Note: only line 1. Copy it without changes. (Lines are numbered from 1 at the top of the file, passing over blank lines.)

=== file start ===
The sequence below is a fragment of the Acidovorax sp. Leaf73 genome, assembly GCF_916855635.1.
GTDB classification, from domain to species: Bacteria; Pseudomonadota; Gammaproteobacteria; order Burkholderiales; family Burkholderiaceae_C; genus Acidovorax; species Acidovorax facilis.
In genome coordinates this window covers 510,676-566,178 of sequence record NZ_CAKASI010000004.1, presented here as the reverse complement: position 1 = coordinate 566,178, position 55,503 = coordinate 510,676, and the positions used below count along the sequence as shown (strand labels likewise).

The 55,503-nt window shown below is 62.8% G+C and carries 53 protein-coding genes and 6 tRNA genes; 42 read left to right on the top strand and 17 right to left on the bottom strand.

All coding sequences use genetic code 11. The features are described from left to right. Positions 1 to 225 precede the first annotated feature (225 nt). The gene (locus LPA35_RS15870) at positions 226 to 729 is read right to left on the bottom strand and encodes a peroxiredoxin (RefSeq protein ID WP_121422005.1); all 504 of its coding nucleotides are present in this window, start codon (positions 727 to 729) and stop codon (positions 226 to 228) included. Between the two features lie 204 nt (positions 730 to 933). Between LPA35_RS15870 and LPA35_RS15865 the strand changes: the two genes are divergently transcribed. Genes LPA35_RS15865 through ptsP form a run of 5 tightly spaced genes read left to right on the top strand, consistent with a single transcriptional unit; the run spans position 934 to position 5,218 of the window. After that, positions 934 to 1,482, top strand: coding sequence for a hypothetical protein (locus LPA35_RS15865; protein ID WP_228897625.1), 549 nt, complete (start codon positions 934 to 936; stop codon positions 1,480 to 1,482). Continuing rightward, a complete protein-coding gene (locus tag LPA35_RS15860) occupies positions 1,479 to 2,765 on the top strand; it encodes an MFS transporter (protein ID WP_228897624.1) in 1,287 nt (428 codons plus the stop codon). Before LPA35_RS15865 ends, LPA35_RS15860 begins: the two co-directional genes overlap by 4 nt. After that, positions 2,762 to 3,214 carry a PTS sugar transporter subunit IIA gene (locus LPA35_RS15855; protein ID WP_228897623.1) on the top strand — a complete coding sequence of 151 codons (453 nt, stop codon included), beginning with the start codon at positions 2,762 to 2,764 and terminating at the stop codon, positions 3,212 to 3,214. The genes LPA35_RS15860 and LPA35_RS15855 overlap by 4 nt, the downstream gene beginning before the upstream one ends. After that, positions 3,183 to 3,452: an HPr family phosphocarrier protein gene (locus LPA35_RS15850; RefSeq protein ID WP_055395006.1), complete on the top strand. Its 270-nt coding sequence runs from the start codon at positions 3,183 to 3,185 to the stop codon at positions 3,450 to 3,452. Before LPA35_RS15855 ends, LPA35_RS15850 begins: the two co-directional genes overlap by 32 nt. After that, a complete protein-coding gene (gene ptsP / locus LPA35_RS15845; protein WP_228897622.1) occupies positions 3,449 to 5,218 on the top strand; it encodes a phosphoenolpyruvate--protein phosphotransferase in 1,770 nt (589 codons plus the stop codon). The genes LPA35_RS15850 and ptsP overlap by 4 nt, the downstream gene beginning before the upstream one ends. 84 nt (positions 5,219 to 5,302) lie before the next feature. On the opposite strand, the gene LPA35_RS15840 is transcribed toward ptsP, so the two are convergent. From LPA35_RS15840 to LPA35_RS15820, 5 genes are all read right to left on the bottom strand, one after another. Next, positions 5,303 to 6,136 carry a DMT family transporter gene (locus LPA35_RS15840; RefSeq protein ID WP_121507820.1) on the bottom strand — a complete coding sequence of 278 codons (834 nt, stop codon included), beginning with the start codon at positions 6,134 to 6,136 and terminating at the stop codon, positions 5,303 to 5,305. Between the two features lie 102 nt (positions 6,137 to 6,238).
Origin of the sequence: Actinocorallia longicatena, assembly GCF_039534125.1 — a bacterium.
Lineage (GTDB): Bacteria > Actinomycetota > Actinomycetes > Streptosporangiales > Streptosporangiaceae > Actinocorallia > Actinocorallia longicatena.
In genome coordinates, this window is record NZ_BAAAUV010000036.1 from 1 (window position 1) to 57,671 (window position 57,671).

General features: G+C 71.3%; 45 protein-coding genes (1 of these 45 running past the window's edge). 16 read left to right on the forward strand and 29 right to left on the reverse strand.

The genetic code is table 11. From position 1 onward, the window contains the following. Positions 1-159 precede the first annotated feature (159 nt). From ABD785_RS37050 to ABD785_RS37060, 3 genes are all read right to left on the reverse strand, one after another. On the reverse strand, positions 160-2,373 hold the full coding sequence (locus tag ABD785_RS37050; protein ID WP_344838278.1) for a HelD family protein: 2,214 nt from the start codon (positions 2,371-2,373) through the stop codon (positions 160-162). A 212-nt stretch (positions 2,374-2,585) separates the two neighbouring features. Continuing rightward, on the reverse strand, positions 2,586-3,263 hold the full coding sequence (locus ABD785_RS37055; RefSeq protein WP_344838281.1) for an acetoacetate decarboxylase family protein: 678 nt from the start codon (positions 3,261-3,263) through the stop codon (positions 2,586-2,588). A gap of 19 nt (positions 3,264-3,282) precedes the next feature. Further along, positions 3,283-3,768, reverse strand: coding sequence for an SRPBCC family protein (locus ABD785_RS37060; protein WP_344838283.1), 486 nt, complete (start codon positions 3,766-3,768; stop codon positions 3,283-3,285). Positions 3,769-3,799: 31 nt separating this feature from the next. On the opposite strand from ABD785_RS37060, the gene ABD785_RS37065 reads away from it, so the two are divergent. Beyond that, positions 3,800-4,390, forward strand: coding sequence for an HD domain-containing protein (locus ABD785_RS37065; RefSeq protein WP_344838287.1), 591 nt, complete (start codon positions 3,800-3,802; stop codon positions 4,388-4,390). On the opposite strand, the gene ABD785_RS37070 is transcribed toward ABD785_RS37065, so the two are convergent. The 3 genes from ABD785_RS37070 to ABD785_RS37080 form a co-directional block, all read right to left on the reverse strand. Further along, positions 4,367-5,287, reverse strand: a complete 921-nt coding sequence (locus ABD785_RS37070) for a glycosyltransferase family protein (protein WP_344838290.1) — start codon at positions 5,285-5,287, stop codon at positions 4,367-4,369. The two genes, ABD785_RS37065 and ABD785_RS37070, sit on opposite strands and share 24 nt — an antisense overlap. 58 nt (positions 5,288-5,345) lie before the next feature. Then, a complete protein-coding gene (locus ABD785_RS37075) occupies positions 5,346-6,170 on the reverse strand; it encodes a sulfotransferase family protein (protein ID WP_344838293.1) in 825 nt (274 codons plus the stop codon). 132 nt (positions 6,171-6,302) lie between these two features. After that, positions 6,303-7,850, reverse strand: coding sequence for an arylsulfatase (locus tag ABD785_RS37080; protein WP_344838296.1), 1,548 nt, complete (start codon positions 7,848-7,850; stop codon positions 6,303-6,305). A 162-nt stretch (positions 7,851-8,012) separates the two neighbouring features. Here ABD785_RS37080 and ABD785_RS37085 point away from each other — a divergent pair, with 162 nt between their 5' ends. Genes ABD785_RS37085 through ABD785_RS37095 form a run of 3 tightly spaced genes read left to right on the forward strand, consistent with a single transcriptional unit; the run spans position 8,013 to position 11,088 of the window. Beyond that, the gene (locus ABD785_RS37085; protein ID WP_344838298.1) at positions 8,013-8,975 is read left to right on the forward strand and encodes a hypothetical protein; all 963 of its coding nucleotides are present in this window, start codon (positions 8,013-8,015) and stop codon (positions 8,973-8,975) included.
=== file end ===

The sequence below is a fragment of the Acidovorax sp. Leaf73 genome, assembly GCF_916855635.1.